Vietnam War is called in various names. The war has been differently termed Second Indochina War, Vietnam Conflict, Resistance War against America and Vietnam War. Vietnamese people often call this war “American War” or more formally as Resistance War against America, while Americans and other countries call the war “Vietnam War”, or “Vietnam Conflict”. These names have been changed over time, even though Vietnam War is the most common designation in English for the war.
In Vietnamese press, the Resistance War against America is used to name the war. Its meaning is to distinguish other resistance wars occurring in Vietnam against France, Japan, Mongol, and China. Yet, the name “Resistance War against America” is seen not to be neutral, as there were Vietnamese people joining the war with American. Some international scholars use “American War” to label two struggles from 1945 to 1975 in Vietnam. As apart from aiding and fighting directly in the second struggle with the Republic of South Vietnam, American government had provided financial and weapon supports for France in the first struggle in Vietnam. However, this name is rarely used because in this war, there were also financial and military supports of China and Russia for the Democratic Republic of Vietnam, so that the American war in Vietnam should have been called wars of China and Russia (Chinese War or Russian War). In term of terminology, international scholars and journalists often use “Vietnam War” for its international feature. In addition, Vietnam War means war in Vietnam, not in other places.
Meanwhile, Vietnam Conflict is widely used in a U.S title. The term endorses that the U.S Congress never declared war in Vietnam. They officially considered the struggle from 1955 to 1975 a conflict. So, why Vietnam War is called Vietnam Conflict? Technically speaking, the US government said their soldiers were there for composing the spread of communism in southern Vietnam. They called Vietnam Conflict to prevent American troops being thought to be aggressive and appealed to the isolationists still in America. According to the Constitution of United States, the Congress should have required to pass a Declaration of War before the war happened. As there was no Declaration of War ever given by the Congress, the President's decision to enroll "the enemy" in Vietnam is not a de jure war even though it is a de facto war.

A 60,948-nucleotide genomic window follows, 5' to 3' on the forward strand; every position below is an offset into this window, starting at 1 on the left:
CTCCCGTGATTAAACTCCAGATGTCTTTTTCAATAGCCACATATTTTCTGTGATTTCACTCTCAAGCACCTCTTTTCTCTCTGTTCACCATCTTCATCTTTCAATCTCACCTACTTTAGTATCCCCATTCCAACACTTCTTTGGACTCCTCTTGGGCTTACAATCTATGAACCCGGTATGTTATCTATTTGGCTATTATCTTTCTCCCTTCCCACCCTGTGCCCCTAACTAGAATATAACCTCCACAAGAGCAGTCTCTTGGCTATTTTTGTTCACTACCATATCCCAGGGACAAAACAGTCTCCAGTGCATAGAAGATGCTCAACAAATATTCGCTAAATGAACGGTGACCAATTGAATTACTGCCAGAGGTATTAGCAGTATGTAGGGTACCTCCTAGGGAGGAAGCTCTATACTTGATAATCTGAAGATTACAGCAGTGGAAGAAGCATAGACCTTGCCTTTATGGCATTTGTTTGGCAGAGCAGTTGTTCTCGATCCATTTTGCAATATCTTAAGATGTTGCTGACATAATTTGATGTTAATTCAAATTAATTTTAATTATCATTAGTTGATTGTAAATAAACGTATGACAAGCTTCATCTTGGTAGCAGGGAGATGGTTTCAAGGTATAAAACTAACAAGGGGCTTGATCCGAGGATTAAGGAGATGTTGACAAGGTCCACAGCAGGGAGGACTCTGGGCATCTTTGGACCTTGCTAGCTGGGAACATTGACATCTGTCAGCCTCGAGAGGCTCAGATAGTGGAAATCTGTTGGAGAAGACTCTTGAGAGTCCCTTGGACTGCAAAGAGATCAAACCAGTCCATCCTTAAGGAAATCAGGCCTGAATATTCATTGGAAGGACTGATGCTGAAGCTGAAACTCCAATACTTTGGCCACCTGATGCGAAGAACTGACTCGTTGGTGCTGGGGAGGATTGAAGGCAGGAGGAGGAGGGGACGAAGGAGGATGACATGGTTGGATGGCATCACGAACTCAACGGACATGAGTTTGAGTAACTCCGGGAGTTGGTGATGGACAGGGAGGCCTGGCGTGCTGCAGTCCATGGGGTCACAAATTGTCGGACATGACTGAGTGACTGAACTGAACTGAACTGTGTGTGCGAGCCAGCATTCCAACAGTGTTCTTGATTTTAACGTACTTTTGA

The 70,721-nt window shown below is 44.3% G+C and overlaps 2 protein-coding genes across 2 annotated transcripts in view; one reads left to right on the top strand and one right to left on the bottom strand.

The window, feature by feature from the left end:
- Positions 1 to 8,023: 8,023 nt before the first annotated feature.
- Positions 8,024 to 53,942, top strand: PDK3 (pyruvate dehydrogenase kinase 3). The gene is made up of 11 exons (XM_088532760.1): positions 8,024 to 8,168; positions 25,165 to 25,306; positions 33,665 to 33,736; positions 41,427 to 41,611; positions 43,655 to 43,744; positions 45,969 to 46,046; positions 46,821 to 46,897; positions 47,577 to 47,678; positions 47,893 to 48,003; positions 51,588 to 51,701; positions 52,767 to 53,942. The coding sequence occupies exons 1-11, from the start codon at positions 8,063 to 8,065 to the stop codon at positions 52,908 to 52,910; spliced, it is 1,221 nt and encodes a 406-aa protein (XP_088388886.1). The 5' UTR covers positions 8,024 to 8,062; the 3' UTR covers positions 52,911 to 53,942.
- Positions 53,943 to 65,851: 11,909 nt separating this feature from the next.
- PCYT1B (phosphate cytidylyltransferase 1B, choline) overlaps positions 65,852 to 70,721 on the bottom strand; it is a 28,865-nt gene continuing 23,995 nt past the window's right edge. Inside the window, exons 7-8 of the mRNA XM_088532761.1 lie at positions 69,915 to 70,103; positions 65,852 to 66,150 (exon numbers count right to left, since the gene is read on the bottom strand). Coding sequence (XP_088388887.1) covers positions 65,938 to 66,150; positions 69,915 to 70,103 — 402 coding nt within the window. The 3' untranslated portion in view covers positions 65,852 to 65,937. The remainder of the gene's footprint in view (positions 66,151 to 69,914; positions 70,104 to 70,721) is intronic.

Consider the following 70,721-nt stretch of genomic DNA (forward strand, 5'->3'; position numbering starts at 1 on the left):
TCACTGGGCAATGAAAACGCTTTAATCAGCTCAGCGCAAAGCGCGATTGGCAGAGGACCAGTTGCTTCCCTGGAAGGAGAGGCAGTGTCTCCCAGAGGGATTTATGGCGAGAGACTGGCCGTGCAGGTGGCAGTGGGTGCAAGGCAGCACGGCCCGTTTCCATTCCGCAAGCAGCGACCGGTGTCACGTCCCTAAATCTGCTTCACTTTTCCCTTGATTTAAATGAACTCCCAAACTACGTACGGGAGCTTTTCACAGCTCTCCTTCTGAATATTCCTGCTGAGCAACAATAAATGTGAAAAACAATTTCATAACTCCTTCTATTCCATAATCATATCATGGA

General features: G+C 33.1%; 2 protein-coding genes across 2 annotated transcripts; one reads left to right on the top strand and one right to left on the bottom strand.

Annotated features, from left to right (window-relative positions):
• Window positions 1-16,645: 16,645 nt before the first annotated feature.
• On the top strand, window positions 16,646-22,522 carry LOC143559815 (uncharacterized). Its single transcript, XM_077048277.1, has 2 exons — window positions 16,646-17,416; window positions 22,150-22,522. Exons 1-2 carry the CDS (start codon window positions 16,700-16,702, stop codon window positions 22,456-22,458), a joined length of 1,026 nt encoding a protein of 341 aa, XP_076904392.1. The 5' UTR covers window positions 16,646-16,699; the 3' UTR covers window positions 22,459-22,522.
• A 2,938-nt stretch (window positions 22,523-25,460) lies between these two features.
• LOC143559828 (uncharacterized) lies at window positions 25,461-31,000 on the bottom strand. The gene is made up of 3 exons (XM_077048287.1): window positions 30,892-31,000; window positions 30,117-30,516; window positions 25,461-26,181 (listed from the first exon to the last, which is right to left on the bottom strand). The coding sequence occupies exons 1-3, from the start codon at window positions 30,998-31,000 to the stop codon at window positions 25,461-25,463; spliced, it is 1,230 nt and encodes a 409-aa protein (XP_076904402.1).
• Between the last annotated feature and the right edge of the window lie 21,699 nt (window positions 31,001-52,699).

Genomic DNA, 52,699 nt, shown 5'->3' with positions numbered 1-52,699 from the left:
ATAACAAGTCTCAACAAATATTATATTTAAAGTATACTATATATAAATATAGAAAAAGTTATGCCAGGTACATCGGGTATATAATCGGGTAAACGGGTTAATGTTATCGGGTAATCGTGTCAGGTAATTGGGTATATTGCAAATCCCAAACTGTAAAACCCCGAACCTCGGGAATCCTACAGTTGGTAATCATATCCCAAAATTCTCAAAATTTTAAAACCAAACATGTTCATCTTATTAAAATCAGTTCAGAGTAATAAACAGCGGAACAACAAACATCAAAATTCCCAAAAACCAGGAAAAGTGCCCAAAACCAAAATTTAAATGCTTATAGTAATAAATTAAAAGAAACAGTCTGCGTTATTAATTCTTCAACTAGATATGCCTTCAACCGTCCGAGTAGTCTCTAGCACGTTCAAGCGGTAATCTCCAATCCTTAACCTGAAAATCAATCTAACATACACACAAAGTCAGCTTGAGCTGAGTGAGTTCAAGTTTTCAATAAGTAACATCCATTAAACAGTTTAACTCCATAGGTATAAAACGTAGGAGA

The less common name of this war is the Second Indochina War. This name is used to distinguish the first Indochina War from 1945 to 1955, and the Third Indochina War from 1975 to 1989 with conflicts in Cambodia and northern border of Vietnam. The first struggle (1945-1954) between French colonists and resistance movements for independence of Vietnamese, Cambodian and Laotian peoples is often called Indochina War. To each country, this struggle is termed differently, but the same meaning. For example, in Vietnam, this struggle is called the anti-French resistance war, or Vietnam- French War. When the struggle from 1955 to 1975 occurred in Indochina Peninsula, it is called the Second Indochina War. This name is partly right. However, during this time, the participations and time of the war were different from the previous one. In Indochina battle, the United States replaced France, but directly fought in Vietnam, not in Laos and Cambodia. The first Indochina War was officially solved by Geneva Conference in 1954 with focal Vietnam. In the second war, solutions for each Indochina nations were given in different: Geneva Conference in Laos (1962), Paris Peace Accords in Vietnam (1973), and Paris Peace Accords in Cambodia (in 1991). Yet, the second struggle in Indochina is still called the Second Indochina War as for its general meaning of this battle.
According to the documents of United States Department of Defense, Vietnam War is seen to start on November 1, 1955 when the U.S Military Assistance Advisory Group was established to support the Republic of Vietnam. This struggle ended on April 30, 1975 when the president of South Vietnam, Duong Van Minh surrendered the National Liberation Front. Provisional Revolutionary Government of the Republic of South Vietnam took over the South Vietnam until reunification. In 1976, an independent nation of Socialist Republic of Vietnam was born.